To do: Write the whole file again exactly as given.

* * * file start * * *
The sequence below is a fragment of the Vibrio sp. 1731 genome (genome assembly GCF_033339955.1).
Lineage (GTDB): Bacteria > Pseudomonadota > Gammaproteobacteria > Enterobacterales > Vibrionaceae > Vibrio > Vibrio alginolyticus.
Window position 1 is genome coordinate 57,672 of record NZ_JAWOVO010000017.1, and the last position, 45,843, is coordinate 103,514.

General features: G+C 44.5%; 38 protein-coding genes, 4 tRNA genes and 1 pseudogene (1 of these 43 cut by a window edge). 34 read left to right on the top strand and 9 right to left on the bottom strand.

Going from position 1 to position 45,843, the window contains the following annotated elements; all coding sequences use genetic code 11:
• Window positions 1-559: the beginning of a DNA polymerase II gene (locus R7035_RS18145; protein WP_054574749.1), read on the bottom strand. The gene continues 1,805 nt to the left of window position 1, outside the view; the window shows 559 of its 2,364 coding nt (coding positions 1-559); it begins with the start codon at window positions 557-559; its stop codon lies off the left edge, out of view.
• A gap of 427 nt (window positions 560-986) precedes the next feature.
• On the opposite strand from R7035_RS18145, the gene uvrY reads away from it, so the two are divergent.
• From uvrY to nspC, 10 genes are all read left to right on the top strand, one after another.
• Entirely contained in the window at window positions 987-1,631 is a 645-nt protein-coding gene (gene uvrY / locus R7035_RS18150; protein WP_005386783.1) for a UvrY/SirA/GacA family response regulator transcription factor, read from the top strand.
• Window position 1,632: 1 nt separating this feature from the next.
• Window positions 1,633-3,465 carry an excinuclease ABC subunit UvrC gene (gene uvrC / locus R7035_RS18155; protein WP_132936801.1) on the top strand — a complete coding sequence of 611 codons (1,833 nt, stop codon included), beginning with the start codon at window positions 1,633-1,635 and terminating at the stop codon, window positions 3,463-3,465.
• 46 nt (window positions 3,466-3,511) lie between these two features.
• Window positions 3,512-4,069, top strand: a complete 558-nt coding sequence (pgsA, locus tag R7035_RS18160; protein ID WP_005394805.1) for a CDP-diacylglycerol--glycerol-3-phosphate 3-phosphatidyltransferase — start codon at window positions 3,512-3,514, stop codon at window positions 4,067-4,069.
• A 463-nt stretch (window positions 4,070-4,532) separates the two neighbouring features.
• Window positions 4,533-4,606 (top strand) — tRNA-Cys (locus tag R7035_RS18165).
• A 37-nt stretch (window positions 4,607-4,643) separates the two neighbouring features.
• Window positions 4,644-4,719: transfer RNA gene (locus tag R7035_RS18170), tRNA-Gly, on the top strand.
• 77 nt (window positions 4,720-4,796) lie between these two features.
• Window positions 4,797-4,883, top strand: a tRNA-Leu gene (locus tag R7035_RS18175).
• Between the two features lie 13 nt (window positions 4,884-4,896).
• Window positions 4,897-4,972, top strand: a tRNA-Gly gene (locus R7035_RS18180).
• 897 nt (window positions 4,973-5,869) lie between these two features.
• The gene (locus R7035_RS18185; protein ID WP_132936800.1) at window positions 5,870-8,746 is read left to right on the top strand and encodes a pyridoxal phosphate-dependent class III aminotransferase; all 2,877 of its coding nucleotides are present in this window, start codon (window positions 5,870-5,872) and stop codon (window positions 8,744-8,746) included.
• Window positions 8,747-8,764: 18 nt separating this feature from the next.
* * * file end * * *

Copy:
The sequence below is a fragment of the Vibrio sp. 1731 genome (genome assembly GCF_033339955.1).
Lineage (GTDB): Bacteria > Pseudomonadota > Gammaproteobacteria > Enterobacterales > Vibrionaceae > Vibrio > Vibrio alginolyticus.
Window position 1 is genome coordinate 57,672 of record NZ_JAWOVO010000017.1, and the last position, 45,843, is coordinate 103,514.

General features: G+C 44.5%; 38 protein-coding genes, 4 tRNA genes and 1 pseudogene (1 of these 43 cut by a window edge). 34 read left to right on the top strand and 9 right to left on the bottom strand.

Going from position 1 to position 45,843, the window contains the following annotated elements; all coding sequences use genetic code 11:
• Window positions 1-559: the beginning of a DNA polymerase II gene (locus R7035_RS18145; protein WP_054574749.1), read on the bottom strand. The gene continues 1,805 nt to the left of window position 1, outside the view; the window shows 559 of its 2,364 coding nt (coding positions 1-559); it begins with the start codon at window positions 557-559; its stop codon lies off the left edge, out of view.
• A gap of 427 nt (window positions 560-986) precedes the next feature.
• On the opposite strand from R7035_RS18145, the gene uvrY reads away from it, so the two are divergent.
• From uvrY to nspC, 10 genes are all read left to right on the top strand, one after another.
• Entirely contained in the window at window positions 987-1,631 is a 645-nt protein-coding gene (gene uvrY / locus R7035_RS18150; protein WP_005386783.1) for a UvrY/SirA/GacA family response regulator transcription factor, read from the top strand.
• Window position 1,632: 1 nt separating this feature from the next.
• Window positions 1,633-3,465 carry an excinuclease ABC subunit UvrC gene (gene uvrC / locus R7035_RS18155; protein WP_132936801.1) on the top strand — a complete coding sequence of 611 codons (1,833 nt, stop codon included), beginning with the start codon at window positions 1,633-1,635 and terminating at the stop codon, window positions 3,463-3,465.
• 46 nt (window positions 3,466-3,511) lie between these two features.
• Window positions 3,512-4,069, top strand: a complete 558-nt coding sequence (pgsA, locus tag R7035_RS18160; protein ID WP_005394805.1) for a CDP-diacylglycerol--glycerol-3-phosphate 3-phosphatidyltransferase — start codon at window positions 3,512-3,514, stop codon at window positions 4,067-4,069.
• A 463-nt stretch (window positions 4,070-4,532) separates the two neighbouring features.
• Window positions 4,533-4,606 (top strand) — tRNA-Cys (locus tag R7035_RS18165).
• A 37-nt stretch (window positions 4,607-4,643) separates the two neighbouring features.
• Window positions 4,644-4,719: transfer RNA gene (locus tag R7035_RS18170), tRNA-Gly, on the top strand.
• 77 nt (window positions 4,720-4,796) lie between these two features.
• Window positions 4,797-4,883, top strand: a tRNA-Leu gene (locus tag R7035_RS18175).
• Between the two features lie 13 nt (window positions 4,884-4,896).
• Window positions 4,897-4,972, top strand: a tRNA-Gly gene (locus R7035_RS18180).
• 897 nt (window positions 4,973-5,869) lie between these two features.
• The gene (locus R7035_RS18185; protein ID WP_132936800.1) at window positions 5,870-8,746 is read left to right on the top strand and encodes a pyridoxal phosphate-dependent class III aminotransferase; all 2,877 of its coding nucleotides are present in this window, start codon (window positions 5,870-5,872) and stop codon (window positions 8,744-8,746) included.
• Window positions 8,747-8,764: 18 nt separating this feature from the next.